Editor’s note: On a recent hot summer morning, I had the opportunity to shadow a team of TSA inspectors at Baltimore/Washington International Thurgood Marshall Airport as they showed me some of what they do to ensure the 10-mile perimeter of the airport remains secure. Here is some of what I observed and learned.
Every airport is required to have an Airport Security Program (ASP) that outlines how the airport keeps its perimeter secure.
Airports are responsible for their perimeter security. However, it’s the duty of TSA’s transportation security inspectors (TSIs) to identify vulnerabilities and make sure airports comply with TSA regulations. TSIs need to use critical thinking to assess situations, asking many questions along the way.
Are gates locked? Are fences high enough? Is there a clear 10-foot clearance between the fences and trees, vehicles or items stored near fences? Is someone able to socially engineer their way into a building that touches or is next to the air operations area (AOA)? Is there adequate signage to alert passersby that they cannot trespass or go beyond the fence line? Is there a breach in the perimeter that needs to be addressed?
“Inspectors concentrate on four specific areas,” said Baltimore/Washington International Thurgood Marshall Airport (BWI) Supervisory TSI Robert Hoppa. “They are the AOA, the secured area, the sterile area (of the airport where passengers prepare to board flights after going through TSA security) and the public area. As for the perimeter area, a good indicator is the signs. The airport is required to have signage that would indicate it is regulated by TSA.”
TSIs work seven days a week and can conduct inspections any time of the day or night. Not only does their job involve keen observation, but they also may try to socially engineer or talk their way into a secured area of an airport to test security measures.
For example, at BWI, as at other airports, a building may be adjacent to the perimeter, where the entrance to the building fronts a public area such as a sidewalk or parking lot, while the rear of the building sits along the AOA. As a result, the building’s front entrance must remain secure. A TSI might try to socially engineer their way into the building by insisting they need to use a restroom or drop off an envelope for someone inside.
The airport is required to have its security officers drive the perimeter of the airport a certain number of times per day as part of the ASP to maintain perimeter security.
“It all depends on what is included in an airport’s ASP, which is an agreement between the airport and the TSA federal security director (in that region) to ensure adequate security measures are in place to adhere to federal regulatory requirements,” Hoppa said.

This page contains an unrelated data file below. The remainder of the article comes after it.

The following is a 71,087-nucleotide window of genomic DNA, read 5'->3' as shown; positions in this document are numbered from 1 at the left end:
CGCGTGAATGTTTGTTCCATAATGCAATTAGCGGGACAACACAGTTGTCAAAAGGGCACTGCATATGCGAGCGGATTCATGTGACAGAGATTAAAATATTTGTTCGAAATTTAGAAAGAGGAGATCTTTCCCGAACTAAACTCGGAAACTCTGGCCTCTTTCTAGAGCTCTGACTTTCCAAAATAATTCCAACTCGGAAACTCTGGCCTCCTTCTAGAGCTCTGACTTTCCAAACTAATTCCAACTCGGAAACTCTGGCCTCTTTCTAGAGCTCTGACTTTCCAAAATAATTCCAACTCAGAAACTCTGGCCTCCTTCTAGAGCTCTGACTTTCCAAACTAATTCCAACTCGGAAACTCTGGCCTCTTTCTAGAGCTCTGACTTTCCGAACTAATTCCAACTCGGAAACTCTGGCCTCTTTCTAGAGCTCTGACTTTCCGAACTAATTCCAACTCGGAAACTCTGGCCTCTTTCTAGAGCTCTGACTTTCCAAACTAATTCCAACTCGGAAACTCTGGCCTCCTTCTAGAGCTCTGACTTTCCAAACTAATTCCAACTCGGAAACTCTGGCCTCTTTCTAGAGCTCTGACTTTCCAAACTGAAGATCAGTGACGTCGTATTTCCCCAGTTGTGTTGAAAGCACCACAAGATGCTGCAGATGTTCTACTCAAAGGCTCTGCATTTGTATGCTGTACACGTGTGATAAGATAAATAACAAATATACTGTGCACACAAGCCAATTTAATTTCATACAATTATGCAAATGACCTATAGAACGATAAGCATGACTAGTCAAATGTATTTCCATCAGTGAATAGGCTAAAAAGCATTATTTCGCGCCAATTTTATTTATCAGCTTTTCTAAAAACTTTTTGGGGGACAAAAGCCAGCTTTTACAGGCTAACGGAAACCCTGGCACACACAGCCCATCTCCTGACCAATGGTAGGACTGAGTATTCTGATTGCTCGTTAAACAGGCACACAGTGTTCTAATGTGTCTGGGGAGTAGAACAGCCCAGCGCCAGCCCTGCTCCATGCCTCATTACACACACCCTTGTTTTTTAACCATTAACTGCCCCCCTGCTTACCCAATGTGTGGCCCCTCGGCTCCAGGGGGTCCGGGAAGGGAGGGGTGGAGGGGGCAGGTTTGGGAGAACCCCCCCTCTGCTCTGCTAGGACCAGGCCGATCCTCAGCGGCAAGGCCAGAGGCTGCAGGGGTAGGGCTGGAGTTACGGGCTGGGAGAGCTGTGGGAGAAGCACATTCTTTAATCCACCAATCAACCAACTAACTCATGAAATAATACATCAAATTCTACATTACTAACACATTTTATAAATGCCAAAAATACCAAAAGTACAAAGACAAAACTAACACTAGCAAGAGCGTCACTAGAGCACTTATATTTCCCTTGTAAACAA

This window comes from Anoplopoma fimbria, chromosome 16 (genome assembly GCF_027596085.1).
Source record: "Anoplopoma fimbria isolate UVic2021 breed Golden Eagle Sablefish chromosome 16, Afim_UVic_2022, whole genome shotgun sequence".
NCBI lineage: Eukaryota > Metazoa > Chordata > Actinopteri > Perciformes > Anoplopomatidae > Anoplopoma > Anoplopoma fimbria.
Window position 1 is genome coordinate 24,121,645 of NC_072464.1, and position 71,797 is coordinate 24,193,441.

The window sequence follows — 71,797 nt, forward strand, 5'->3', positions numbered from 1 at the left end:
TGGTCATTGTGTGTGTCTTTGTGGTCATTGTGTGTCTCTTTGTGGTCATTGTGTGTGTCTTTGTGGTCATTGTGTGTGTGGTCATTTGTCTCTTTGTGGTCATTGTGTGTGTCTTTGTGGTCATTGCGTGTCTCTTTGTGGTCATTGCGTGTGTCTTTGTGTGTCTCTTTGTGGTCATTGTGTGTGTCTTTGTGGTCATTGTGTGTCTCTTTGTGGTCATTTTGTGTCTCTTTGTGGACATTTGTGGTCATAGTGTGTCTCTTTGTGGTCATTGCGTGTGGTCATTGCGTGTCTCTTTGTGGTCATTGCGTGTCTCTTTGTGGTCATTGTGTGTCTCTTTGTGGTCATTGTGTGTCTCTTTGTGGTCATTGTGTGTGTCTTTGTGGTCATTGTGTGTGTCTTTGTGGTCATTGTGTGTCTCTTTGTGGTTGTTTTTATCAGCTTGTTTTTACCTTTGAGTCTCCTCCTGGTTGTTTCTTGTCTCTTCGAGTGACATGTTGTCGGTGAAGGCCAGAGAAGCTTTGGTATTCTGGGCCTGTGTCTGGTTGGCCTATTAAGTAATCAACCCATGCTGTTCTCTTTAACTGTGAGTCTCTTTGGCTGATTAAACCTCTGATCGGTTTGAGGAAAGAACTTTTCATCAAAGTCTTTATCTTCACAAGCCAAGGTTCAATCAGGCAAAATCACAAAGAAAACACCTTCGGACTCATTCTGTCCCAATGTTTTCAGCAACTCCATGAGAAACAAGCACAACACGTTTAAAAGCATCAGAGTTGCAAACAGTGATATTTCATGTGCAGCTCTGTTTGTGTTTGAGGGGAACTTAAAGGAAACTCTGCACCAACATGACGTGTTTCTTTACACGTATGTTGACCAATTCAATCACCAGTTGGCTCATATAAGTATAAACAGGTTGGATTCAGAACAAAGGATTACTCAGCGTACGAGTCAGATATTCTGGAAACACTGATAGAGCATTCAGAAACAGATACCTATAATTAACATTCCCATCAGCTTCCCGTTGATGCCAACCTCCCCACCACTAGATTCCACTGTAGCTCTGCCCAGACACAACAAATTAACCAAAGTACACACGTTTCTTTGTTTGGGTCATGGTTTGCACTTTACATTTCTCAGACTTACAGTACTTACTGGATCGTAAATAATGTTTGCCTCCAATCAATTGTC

An airport perimeter has miles upon miles of fences. In some areas, airports require the fences to reach a certain height with a specific number of barbed wires lining the top of the fence.
An inspector looks to ensure the barbed wires are in place and tight enough to prevent someone from crawling between the wires. They also check to make sure the fences are tight, and in doing so will tug on the fences. They also make sure nobody can crawl under them if water run-off erodes the ground.
“When we do the fence inspections, one of the things we look for is the tightness of the fence to see how loose it is,” Hoppa pointed out as he tugged a section of chain-link fence. “Can someone pull it down? Can you grab it at the bottom and pull it up to allow someone to have access? When we do the actual inspection, we will grab along the fences.
“In some areas, we know the fences get run into by lawnmowers, and the landscapers don’t realize the damage the lawnmowers do. So, when we do an inspection, we actually see what damage has to be corrected. We need the airport to address that vulnerability.”
If inspectors find a violation or an unexpected breach in the fence line, they immediately notify the airport, which is responsible for correcting the problem.
If a car crashes into a fence, the airport is responsible for fixing the fence as soon as possible. Whether it takes a few hours or a few days, the airport is responsible for stationing a guard at that location until the fence is repaired.
If the AOA undergoes construction, a gate may be unlocked or remain open. If so, a guard must be stationed at that entry point to monitor construction workers and vehicles coming in and out of the area to verify they have proper access.
Each airport has its own special challenges, and no two airports are alike. At BWI, huge Amazon warehouses sit along the airport’s AOA. The airport grounds also include wooded areas with an area where firefighters train. A cemetery is also adjacent to the AOA.
No matter the layout of the airport, TSIs play a key role in accomplishing TSA’s mission, performing a full range of security compliance activities to keep travelers and airports secure.
By Lisa Farbstein, TSA Strategic Communications & Public Affairs